What was your first encounter with a horse?
How long have you been judging?
I started judging Open Shows between 15 and 20 years ago. I was unhappy with the breed bias that I saw frequently and decided to try to work to improve the chances for others; a Don Quixote complex maybe. That led to 4-H judging (a US Department of Agriculture program for Youth). In 1992 I felt that breed papers would add credibility and earned my card to judge Tennessee Walking Horses. I still work with the Wisconsin Horse Council Open Judges program to educate new and current judges on the variety that they will see in the ring to judge them fairly.
There is no bad breed. My final choice to own is Tennessee Walking Horses, but I no longer own a horse. Judging and doing clinics, I have seen many horses of all breeds that I would take home if I could. A good horse is a good horse no matter the breed color or anything else.
What basic qualities do you look for when judging a horse?
How important is grooming to the winning horse?
What disposition do you look for in a winner?
What is your favorite show ring anecdote?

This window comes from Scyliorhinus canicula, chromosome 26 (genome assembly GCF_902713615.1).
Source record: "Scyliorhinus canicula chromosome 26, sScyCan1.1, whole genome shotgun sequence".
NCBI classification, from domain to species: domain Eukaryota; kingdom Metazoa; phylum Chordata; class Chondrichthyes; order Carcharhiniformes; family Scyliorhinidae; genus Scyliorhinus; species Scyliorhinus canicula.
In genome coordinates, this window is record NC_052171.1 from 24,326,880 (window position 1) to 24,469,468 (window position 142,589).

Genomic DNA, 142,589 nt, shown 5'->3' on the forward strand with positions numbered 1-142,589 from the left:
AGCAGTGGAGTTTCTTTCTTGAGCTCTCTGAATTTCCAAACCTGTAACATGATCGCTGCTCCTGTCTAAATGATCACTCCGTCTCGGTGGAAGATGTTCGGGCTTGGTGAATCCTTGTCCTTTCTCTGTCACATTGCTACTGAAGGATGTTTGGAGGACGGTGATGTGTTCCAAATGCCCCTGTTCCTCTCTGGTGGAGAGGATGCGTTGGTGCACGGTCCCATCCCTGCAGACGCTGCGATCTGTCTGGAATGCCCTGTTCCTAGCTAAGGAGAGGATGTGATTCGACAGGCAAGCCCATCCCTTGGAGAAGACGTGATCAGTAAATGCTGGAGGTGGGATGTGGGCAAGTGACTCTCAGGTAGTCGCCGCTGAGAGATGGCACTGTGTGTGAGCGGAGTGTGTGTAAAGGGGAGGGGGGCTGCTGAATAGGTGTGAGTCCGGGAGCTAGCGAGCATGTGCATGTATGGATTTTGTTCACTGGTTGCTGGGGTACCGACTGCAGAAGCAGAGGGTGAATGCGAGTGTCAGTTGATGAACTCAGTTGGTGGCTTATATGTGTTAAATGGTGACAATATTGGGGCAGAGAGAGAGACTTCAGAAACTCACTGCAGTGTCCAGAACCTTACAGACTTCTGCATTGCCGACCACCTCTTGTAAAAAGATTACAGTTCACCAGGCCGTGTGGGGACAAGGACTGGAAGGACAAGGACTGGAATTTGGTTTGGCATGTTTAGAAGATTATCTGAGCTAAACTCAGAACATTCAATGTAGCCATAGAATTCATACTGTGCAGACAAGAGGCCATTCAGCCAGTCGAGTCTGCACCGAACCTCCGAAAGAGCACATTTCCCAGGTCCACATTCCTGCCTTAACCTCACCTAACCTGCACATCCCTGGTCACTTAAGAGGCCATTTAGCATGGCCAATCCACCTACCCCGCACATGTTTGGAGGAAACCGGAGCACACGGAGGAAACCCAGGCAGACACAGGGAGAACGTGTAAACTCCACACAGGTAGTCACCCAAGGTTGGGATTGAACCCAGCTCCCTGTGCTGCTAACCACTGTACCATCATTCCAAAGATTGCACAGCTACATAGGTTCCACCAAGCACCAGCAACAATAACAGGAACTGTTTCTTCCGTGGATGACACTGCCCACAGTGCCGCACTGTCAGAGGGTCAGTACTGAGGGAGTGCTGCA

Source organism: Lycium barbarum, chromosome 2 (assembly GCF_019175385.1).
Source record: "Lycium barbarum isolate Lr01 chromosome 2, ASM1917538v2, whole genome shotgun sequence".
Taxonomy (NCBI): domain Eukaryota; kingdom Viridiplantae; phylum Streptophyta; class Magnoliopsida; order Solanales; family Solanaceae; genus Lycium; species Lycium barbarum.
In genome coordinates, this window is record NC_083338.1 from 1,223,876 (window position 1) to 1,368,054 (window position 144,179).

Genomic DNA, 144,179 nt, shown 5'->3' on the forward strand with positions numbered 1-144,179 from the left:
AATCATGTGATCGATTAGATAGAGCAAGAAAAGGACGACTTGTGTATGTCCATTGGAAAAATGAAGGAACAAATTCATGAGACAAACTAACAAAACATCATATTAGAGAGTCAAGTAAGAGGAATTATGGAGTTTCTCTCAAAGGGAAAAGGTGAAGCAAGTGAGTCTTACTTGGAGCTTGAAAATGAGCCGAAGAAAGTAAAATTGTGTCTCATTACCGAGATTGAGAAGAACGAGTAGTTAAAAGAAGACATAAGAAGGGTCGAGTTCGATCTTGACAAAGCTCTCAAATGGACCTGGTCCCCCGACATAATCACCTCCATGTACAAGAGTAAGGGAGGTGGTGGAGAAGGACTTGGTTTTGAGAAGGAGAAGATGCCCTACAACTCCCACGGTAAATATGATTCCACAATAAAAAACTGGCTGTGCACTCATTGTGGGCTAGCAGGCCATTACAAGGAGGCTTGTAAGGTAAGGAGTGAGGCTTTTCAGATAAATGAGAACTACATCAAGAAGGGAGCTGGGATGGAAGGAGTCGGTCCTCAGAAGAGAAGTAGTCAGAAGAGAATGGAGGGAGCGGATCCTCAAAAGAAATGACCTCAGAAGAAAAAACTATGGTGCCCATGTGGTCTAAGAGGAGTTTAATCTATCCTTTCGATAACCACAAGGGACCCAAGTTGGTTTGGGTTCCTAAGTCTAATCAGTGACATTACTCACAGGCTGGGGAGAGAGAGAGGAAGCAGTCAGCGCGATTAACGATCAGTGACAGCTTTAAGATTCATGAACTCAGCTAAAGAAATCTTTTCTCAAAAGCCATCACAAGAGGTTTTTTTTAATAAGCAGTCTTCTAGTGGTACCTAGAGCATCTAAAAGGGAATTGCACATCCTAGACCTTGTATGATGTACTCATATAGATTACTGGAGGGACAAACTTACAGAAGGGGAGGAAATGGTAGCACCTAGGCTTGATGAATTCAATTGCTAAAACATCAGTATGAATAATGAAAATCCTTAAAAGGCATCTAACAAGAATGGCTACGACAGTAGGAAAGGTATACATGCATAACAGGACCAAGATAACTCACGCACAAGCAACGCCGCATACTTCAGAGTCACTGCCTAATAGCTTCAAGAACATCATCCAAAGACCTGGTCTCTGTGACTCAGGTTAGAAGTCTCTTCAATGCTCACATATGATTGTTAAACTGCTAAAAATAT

Where is your favorite arena?
The arena that I LOVE is in Madison, Wisconsin, USA. It's a large domed ring where the seating is right up to the sides of the ring. The audience can get nice and close to the horses.
What do you think of the new discipline, Western Dressage?
I couldn't have been happier when I learned that Western Dressage was finally being recognized. A friend of mine, Claudia Shipshock, was right there asking when we could start offering clinics and I've been doing 1 to 2 clinics a month for about 2 years now. There's nothing new about western dressage. What IS new is that it is finally being recognized. As for competition, people have been using the dressage principals for years. But can you picture the tough cowboy walking into the saloon bellying up to the bar with his buddies and saying Yep I ride (spit into spitoon) dressage. Oh yeah macho. Now it's OK to take the time and effort to go out and learn about tough cowboys to build a better partnership with your horse. Only about 10% of those coming to my clinics want to compete. But they ALL want to improve their communication with their horse.
As a horse owner, what can I do to keep a happy horse?
What should I look for when buying a horse?
Do you have advice for novice riders?